“The City & the City” by China Mieville

This is a difficult review to write, for some strange reason. I’m a fan of Mieville’s work, and I’ve yet to read anything of his that fails to satisfy. The City & The City is a well-crafted novel set in three acts and is very much a crime novel. The speculative elements within the novel are what make it stand out — while obscuring it.

Inspector Tyador Borlu of the Extreme Crime Squad in the city of Beszel is called in on a homicide. His investigation takes him to the neighboring city of Ul Qoma, and by neighbor I use that term a little loosely. The two cities are not separated by geography — they exist in the same space but in what I can only describe as different phases. Parts of the two locales “bleed” into each other, or crosshatch to use Mieville’s own words. As a socio-political coping mechanism, citizens of either city are trained to “unsee” their counterparts should they pass through an area where they can see or hear one another. It’s a strange construct that is never fully explained, but it doesn’t need to be.

The act of “unseeing” along with the prevention of illegal passage between Beszel and Ul Qoma is enforced by a mysterious agency known as Breach. As a result it enforces a form of social ignorance. Insert whatever two socio-political constructs you will if you’re looking for an allegory. It’s not required to appreciate this novel, and I think that’s one of Mieville’s strengths. He can take that sort of tack without adding an agenda to his work or having an intended message dominate the work. The story is what matters, and he delivers on that here. He doesn’t answer anything outright in terms of the two cities, the Cleavage that divided/united them, or what Breach really is. That’s where the reader comes in, looking between the lines as much as little as desired.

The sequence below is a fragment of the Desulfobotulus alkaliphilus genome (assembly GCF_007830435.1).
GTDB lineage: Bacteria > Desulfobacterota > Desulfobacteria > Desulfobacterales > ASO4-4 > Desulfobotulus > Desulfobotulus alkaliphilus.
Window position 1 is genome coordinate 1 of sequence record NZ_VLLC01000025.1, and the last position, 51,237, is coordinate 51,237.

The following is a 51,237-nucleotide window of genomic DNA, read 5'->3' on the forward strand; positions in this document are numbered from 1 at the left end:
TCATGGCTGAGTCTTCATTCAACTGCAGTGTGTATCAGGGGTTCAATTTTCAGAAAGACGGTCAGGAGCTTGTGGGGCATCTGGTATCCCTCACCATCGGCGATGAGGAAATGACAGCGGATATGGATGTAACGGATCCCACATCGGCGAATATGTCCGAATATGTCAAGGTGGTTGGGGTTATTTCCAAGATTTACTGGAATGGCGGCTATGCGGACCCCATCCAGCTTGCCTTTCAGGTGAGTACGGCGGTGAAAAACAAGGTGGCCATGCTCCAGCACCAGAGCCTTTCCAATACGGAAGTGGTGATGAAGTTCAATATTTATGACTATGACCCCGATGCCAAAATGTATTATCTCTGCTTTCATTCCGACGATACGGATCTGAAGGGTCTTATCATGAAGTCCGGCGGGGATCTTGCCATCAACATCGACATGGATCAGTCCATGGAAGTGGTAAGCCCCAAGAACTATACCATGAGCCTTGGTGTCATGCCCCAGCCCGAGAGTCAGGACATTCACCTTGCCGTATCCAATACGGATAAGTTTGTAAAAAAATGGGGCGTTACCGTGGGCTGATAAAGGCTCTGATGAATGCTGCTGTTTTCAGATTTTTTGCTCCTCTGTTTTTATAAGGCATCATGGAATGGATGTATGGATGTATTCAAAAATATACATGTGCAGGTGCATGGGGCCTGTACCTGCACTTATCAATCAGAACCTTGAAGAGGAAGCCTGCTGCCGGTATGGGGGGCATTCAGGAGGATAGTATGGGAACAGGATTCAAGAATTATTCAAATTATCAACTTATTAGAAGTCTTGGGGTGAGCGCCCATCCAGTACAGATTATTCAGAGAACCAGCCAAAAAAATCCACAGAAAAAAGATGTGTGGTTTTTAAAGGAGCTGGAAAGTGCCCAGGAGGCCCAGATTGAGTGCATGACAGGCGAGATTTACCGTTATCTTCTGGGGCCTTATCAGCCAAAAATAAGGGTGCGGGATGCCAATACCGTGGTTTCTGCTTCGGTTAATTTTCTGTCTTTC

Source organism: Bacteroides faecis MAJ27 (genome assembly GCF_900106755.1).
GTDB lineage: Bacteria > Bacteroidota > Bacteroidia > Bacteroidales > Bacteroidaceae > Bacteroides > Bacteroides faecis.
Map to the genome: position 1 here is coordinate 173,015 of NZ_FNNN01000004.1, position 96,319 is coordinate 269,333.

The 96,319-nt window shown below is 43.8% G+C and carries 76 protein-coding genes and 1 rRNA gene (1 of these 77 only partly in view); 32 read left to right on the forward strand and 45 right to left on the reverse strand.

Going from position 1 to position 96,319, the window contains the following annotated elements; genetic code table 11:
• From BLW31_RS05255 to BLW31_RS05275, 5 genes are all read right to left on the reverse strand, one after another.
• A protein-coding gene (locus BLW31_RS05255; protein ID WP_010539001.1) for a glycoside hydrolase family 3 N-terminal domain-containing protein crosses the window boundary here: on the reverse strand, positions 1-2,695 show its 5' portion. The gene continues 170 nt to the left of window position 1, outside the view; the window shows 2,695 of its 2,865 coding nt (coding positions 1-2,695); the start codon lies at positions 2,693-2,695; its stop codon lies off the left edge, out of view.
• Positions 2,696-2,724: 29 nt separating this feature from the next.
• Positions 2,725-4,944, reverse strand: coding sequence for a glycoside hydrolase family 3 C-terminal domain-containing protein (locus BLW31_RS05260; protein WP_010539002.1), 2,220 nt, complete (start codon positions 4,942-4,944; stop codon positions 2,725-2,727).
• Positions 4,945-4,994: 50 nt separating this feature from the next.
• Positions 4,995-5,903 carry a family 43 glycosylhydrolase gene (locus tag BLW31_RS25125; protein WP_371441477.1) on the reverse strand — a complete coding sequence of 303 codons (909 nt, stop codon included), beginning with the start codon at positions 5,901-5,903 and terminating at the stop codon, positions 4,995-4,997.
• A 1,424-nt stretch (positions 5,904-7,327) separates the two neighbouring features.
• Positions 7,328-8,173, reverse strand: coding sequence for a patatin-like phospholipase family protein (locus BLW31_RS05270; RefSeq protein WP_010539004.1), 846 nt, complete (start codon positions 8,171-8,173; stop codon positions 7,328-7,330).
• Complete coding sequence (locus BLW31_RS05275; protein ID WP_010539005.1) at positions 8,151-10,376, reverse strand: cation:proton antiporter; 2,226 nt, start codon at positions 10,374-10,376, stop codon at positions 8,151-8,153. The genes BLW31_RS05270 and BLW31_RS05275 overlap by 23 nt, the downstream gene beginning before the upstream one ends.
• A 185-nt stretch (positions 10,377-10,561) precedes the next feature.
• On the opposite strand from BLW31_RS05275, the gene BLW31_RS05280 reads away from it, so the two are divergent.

Mieville uses a very different voice from something like The Kraken or The Scar in this novel. The language is more sparse than you’d expect has a very European feel to it. Given the setting and that it’s done in first person, I can’t see it working any other way. Borlu’s a skeptic, even as the events of the novel unfold around him and ensnare him. It matches that noir style of detective novel while taking on a life of its own.

I really can’t say much more than that — not without getting too opinionated. This is a novel worth reading and forming your own opinion and interpretation. The surreal quality of the two overlapping cities gives the book a unique perspective and adds another layer of complexity to this police procedural.



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